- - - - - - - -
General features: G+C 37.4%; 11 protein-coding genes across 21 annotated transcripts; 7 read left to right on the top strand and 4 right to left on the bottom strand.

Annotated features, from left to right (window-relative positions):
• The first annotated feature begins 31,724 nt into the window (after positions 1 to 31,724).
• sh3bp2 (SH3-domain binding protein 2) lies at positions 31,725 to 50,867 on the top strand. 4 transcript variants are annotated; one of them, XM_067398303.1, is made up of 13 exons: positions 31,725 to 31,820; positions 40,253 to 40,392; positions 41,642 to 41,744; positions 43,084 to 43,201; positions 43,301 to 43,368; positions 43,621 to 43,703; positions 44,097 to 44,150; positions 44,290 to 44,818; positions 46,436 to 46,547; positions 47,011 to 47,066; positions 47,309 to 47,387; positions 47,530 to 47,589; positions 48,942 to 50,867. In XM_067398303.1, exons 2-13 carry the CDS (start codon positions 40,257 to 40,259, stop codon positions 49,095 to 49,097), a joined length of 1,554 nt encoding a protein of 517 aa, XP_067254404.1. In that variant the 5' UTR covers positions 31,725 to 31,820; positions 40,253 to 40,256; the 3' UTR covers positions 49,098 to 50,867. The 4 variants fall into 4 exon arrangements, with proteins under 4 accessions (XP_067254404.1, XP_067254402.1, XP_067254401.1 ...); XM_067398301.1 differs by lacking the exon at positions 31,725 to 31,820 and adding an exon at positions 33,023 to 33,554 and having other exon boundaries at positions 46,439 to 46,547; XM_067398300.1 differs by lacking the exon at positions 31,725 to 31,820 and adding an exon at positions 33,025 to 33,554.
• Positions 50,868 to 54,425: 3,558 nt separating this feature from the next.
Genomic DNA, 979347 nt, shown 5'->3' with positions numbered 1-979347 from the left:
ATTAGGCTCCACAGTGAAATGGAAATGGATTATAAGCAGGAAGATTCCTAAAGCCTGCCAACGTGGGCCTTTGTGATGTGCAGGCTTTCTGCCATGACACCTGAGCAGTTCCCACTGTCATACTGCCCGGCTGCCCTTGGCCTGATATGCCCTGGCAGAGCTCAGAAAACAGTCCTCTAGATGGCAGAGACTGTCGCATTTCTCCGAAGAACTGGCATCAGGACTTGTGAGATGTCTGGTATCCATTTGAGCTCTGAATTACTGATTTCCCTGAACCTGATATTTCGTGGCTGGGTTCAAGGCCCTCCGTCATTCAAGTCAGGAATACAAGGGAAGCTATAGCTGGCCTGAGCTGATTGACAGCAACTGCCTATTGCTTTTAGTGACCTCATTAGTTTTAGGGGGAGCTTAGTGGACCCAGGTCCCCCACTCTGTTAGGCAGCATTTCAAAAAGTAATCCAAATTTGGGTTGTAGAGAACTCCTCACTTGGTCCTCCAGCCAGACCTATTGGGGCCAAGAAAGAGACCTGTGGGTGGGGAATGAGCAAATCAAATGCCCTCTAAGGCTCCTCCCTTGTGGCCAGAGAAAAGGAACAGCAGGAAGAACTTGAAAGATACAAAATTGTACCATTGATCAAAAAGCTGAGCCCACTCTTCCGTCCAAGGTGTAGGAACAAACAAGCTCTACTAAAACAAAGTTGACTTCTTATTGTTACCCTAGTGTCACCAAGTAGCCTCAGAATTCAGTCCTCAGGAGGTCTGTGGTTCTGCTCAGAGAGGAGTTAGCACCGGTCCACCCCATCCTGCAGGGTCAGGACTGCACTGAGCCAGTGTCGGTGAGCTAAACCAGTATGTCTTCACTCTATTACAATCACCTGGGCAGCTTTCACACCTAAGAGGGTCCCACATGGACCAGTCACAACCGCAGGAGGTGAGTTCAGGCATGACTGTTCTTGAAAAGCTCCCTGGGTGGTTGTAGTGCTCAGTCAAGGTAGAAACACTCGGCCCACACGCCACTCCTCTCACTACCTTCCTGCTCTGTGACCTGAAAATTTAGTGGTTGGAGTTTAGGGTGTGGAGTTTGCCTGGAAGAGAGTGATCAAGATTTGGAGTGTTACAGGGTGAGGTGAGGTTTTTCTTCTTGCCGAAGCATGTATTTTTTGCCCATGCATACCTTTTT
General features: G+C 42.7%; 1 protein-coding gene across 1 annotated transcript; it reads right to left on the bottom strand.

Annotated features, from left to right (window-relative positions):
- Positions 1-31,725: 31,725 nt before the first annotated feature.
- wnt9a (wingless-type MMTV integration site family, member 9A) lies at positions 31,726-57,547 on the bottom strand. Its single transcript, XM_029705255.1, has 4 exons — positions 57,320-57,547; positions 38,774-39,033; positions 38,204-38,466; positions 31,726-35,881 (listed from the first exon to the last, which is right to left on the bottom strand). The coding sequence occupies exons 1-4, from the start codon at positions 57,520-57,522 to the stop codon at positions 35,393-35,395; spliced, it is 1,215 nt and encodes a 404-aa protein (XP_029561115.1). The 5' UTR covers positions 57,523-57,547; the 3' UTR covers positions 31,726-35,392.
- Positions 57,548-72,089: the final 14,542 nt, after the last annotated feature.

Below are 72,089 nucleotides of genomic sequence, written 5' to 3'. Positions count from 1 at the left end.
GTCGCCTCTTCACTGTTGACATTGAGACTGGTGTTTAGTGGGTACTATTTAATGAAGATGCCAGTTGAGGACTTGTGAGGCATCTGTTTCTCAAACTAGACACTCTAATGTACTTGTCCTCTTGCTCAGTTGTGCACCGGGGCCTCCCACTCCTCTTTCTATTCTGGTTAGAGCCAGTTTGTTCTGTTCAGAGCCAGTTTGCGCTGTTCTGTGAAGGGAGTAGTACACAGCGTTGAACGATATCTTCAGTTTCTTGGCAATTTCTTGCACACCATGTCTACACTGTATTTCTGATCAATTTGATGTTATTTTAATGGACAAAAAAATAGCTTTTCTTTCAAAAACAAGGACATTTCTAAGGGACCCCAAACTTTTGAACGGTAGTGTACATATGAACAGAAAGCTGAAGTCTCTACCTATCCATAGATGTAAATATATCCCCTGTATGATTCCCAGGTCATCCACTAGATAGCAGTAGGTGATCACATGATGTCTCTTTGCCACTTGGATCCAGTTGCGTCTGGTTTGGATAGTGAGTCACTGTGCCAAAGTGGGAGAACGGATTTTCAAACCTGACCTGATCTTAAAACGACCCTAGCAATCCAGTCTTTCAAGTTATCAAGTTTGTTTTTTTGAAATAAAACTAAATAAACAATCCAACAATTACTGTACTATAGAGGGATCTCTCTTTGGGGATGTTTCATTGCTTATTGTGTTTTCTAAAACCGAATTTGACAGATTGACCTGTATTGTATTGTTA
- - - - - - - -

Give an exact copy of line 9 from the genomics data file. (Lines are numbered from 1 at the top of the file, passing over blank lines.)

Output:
Annotated features, from left to right (window-relative positions):